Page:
Fiber, Fiber, Fiber. Be sure you are getting enough

The importance of dietary fiber cannot be
overstated. If Americans had proper fiber in their diet, it could save the health care system almost $4.5 BILLION a year.

What we eat affect future generations! It’s true. When we don’t get enough fiber, it changes the healthy bacteria in our gut which affects our overall health. Our gut health gets passed on to our children and future generations.

What Is The Deal With Fiber?

You probably have heard about “gut health”. The bacteria in our gut are essential for keeping a strong immune system and warding off autoimmune diseases and other health related problems. Short chain fatty acids help regulate the immune system and fiber is the fuel to keep these fats active. The fermenting fiber has anti-carcinogenic and anti-inflammatory properties which are needed to keep colon cells healthy.  
The scary part is, once your gut bacteria have been depleted, it is very difficult to build it up again. And this bears repeating: You pass your gut health on to your children!

The recommended daily amount of fiber you should be getting is 30 to 32 grams. If you aren’t getting enough fiber, you are starving the healthy bacteria in your gut. Most Americans fall dismally short, so EAT your VEGGIES! People who eat more fruits and vegetables have a more diverse gut microbiome.

Are you getting enough fiber? One telltale sign of not getting enough fiber is if you are constipated. Small stools equal big hospital bills.

Surprising facts about Gut Flora…

- Poor gut flora can cause leaky gut, which allows undigested food particles into your blood stream. This can cause allergic reactions and other problems such as:

  • Type-1 diabetes
  • Celiac disease
  • Crohn's disease
  • Irritable bowel syndrome
  • Reduced of the production of immunoglobulin A in the lungs, adding to the rise in allergies.

- Breastfeeding helps establish healthy gut flora. Establishing gut flora plays a role in helping to mature a baby’s immune system, especially in the first 20 days after birth.

- Gut flora is passed from the mom to the child during birth in the birth canal. Cesarean births impact healthy gut flora. Vaginal and cesarean births have completely different gut flora.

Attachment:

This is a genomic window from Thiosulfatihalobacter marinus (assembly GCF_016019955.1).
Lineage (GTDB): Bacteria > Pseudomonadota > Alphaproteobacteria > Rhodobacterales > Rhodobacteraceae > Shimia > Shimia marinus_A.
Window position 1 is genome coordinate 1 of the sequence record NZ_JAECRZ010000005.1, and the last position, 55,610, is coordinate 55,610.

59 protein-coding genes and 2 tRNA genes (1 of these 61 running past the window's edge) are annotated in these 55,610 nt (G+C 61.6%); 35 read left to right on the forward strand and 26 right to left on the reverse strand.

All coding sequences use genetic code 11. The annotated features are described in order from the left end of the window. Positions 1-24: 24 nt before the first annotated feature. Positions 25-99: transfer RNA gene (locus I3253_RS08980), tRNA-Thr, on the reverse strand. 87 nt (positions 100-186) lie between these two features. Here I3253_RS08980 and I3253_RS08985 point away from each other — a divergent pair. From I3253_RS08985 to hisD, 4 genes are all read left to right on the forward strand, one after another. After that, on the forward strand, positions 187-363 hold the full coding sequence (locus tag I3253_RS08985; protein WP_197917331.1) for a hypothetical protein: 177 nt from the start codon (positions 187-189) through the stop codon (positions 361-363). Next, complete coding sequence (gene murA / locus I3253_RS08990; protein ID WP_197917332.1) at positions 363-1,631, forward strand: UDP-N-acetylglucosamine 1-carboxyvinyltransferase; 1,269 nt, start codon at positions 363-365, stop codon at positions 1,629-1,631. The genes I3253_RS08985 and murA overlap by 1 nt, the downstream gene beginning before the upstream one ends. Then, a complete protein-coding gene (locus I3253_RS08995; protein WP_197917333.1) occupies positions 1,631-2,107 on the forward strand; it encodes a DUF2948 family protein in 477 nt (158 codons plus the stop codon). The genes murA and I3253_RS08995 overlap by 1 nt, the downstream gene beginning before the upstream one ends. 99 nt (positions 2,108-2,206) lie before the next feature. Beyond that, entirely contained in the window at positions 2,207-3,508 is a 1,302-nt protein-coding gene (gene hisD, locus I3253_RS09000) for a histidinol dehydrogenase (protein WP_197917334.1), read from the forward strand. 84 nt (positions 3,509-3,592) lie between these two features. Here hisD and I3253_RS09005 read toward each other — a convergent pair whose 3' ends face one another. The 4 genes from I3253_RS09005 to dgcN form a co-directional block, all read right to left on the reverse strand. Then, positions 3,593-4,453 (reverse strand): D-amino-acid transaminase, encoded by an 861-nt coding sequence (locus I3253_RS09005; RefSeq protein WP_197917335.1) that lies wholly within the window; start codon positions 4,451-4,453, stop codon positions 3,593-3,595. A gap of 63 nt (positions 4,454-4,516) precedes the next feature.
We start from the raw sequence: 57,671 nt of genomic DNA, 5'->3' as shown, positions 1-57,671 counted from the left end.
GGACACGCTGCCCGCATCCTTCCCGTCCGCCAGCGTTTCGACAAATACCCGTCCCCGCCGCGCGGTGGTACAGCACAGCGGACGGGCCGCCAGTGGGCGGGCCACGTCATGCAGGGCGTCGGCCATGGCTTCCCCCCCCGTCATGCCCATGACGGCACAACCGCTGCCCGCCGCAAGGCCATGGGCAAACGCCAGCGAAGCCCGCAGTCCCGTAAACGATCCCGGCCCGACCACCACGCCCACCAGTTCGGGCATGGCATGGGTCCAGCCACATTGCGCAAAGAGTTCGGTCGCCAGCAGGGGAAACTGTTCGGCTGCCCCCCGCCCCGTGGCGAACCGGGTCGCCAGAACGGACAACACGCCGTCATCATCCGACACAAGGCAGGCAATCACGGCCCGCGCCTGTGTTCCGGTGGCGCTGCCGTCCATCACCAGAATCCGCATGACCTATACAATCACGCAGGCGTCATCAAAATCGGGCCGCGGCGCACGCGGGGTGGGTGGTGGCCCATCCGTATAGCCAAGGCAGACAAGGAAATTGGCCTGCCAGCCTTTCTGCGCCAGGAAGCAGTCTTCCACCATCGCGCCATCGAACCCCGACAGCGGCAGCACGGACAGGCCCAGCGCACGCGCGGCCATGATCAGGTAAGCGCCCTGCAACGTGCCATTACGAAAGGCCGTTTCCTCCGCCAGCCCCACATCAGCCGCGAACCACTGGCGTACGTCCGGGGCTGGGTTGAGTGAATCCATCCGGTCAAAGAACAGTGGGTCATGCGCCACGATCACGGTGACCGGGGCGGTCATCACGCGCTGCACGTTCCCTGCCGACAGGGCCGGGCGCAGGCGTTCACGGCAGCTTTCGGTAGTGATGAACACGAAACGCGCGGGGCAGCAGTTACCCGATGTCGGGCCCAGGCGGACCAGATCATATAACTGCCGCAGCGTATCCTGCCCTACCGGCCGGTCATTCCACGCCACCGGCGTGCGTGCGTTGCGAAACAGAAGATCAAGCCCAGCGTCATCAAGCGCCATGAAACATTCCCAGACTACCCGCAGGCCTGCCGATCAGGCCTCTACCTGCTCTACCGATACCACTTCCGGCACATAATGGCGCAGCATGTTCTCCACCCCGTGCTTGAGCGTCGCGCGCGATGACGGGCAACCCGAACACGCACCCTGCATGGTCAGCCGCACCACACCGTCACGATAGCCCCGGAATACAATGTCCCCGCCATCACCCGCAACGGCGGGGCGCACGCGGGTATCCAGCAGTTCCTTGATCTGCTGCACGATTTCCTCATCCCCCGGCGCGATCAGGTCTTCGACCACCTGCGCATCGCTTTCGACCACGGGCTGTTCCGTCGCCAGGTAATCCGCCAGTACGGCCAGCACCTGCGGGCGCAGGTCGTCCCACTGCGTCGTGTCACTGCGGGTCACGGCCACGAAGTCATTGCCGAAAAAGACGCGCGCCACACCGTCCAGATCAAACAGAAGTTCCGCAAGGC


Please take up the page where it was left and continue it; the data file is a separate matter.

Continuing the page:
Research by Dr. Campbell-McBride has revealed that nearly all mothers of autistic children have abnormal gut flora. Again, this is significant because newborns inherit their gut flora from their mothers at the time of birth.

According to her research, babies who develop abnormal gut flora also have a higher risk for suffering vaccine reactions. If your baby has suboptimal gut flora, vaccines can become the proverbial "last straw" — the trigger that "primes" his/her immune system to develop chronic health problems, including autism.

According to Dr. Campbell-McBride, in children with GAPS, the toxicity flowing from their gut throughout their bodies and into their brains continually challenges their nervous system, preventing it from performing its normal functions and processing sensory information.

- Exercise early in life can actually help create healthy gut flora which in turn promotes healthy brain development. Put down the electronics and get outside!!!

- Antibiotics kill all types of bacteria, including beneficial bacteria and reduce the diversity of the gut microbiome. This can promote secondary illnesses.

Reduce Chronic Diseases like Type 2 Diabetes, Heart Disease, Stroke, Cancer. Pass On A Healthy Legacy

  • Eat REAL food
  • Eat a diet high in fiber. Including a wide range of whole, non-processed foods. Legumes, fruits, vegetables, fermented foods, seeds, mushrooms, root vegetables and nuts.
  • Use a probiotic
  • Avoid antibiotics
  • Avoid sugar and artificial sugar substitutes
  • Vaginal birth vs cesarean whenever possible
  • Breastfeed


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